Why Strong Male Leadership Is Critical
When young people have dark hearts, there’s one major thing they lack.
In a sad but necessary decision, restaurant owner Kevin Kelley had to resort to using cursing and harsh language to settle down female patrons for dancing provocatively in his business. Kelley’s rant went viral, but the praise overwhelmed any backlash he would have received.
I, too, applaud Kelley. One, for having a backbone and defending his business as well as surrounding customers, and two for being the rebuke that some immature women needed — especially today.
What you’ll see in the viral video is a tale of two kinds of black people. Hopefully, the polarities I present will dispel the myth that black people think and act the same, as most people exist on a spectrum. On one side, we have out-of-control people who lack discernment, awareness, and decency in a public setting. This is often attributed to lack of righteous parenting in the home, be it upbringing by a single mother and/or exposure to lewd media at a young age.
On the other side, there are conservative black Americans who hold true to the values and morals that families of all backgrounds embrace. These people lead by example and defend what is decent and wholesome.
Kelley, like many business owners, had rules for his establishment — including a dress code that prohibited “bodysuits” and “tank tops.” Sadly, a good portion of black people today grow up without those moral boundaries being set. And as we see with many households lacking a father figure or a male authority, they never learn how to dress appropriately, speak kindly, or conduct themselves in public — the fundamentals of a solid upbringing. This is especially critical in the case of the black woman who is likely to grow up and repeat this pattern, continuing the dismal downward spiral of the black community.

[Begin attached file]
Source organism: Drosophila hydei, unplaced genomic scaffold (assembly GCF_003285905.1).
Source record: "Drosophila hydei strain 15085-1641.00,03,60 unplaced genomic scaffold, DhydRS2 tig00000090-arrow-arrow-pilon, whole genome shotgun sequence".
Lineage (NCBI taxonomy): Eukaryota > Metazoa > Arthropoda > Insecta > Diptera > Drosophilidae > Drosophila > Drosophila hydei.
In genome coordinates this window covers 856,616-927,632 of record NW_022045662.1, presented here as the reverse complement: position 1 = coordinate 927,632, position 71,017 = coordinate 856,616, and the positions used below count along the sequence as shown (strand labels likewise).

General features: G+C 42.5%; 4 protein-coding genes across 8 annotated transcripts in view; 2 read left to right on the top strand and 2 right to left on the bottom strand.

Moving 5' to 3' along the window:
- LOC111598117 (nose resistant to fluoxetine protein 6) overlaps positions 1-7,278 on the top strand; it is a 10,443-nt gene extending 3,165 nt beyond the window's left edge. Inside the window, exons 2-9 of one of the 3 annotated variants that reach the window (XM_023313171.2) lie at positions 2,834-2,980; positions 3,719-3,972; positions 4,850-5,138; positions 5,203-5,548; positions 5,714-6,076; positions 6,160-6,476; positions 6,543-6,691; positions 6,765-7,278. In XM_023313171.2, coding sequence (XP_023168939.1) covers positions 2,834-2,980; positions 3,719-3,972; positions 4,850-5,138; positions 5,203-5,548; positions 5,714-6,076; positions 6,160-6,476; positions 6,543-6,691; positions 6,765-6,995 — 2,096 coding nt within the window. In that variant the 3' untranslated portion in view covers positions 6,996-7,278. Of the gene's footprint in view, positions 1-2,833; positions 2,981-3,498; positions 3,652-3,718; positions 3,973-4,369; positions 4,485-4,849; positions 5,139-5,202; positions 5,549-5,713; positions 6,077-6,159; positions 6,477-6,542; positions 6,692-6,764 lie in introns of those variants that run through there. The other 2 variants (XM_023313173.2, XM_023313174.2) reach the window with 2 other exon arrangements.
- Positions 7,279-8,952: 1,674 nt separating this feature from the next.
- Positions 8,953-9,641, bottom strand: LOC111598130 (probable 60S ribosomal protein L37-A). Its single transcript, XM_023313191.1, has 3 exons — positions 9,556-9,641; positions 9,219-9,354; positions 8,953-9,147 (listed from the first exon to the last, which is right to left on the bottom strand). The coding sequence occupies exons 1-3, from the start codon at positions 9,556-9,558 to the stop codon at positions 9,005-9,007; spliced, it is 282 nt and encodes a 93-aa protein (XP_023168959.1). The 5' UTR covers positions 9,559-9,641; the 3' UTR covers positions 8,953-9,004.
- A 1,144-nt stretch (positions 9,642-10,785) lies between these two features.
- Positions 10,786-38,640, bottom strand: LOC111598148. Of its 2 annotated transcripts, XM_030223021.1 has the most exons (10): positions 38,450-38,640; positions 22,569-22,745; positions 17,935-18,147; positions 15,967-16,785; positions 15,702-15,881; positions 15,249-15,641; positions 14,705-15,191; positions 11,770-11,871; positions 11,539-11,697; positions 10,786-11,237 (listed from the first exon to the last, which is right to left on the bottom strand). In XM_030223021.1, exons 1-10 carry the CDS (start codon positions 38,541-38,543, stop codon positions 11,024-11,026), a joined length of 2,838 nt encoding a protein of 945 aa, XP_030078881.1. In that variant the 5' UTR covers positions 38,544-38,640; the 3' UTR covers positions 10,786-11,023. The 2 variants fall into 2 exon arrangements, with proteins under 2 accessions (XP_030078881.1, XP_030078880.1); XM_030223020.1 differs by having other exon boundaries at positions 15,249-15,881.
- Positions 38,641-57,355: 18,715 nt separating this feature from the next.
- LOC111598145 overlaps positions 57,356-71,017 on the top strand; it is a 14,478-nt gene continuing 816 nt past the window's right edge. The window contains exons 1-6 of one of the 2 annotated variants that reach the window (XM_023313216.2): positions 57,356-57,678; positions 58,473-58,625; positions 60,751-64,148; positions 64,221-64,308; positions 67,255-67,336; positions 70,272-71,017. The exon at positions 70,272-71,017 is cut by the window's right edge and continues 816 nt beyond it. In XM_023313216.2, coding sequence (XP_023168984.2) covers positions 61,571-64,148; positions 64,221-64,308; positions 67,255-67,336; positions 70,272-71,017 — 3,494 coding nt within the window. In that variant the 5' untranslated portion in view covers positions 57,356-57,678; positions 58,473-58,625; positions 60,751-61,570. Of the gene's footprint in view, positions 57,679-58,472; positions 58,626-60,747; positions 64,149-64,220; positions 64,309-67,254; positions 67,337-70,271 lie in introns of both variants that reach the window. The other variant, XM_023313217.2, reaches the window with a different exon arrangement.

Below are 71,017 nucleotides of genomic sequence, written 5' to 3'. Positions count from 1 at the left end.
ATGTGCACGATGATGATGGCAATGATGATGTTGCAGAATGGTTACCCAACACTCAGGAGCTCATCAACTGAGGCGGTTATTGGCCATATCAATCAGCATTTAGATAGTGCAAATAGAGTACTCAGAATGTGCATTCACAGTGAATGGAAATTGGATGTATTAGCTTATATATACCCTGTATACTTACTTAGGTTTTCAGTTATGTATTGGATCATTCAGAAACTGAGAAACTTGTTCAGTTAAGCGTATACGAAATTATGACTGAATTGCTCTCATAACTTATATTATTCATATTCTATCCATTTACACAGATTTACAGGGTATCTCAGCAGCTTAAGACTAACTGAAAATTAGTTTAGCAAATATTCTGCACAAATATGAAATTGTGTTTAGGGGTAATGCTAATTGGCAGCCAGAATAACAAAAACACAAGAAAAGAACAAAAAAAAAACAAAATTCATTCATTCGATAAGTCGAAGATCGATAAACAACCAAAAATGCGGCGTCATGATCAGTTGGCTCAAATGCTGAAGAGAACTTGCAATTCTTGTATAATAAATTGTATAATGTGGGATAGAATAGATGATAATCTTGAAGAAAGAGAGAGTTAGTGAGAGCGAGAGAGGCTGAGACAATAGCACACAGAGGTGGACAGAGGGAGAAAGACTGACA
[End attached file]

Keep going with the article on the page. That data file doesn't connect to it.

I figure Kelley — like many black men who are making an honest living — understood this reality and responded in the best way that he could to reach the female patrons. I’m sure he regrets the truth of the matter — that it takes a righteous man with a sharp tongue to shine light into darkened hearts.
In comparison, many black women today are ruined by feminism. Seeking only power and control, they leave nothing to offer society but a ruling hand and a loud voice. Many men come to me seeking advice on how to manage and deal with these encounters in a peaceable manner. They mention their overbearing coworkers, mothers, girlfriends, and wives, asking for guidance and how to cure these women of this generational curse.
My counsel to them is to never yield to the demands of an angry woman with a dark heart. This is not because I believe that men are somehow better than women. This truth has little to do with some sort of “toxic masculinity” notion being espoused today. No, this has more to do with helping women find the reassurance only a man can provide.
A daughter who hears a stern but loving word from her father will always know which way she should go. As for men — particularly black men — the way to right the sinking ship that is the black community is to embody true leadership. If black men truly love their black women, they wouldn’t allow them to go the direction of Stacey Abrams and Kamala Harris, who only seek control and self-glorification. A man who loves his community will always stand on the front lines to protect it. They don’t “co-lead” or share responsibilities with women. They instead offer the peace of mind that only a strong male figure can provide.
Like the joy a child experiences as the father returns to the home, we will see positive changes in the black community should more black men lead by Kelley’s example. By commanding respect for oneself and for others, black women with dark hearts will find a sense of direction on a well-lit path. On this path, they will no longer need to seek outward attention. They will finally be able to rest into their true nature — like their great-grandmothers did — and join the rest of us on a positive path forward.
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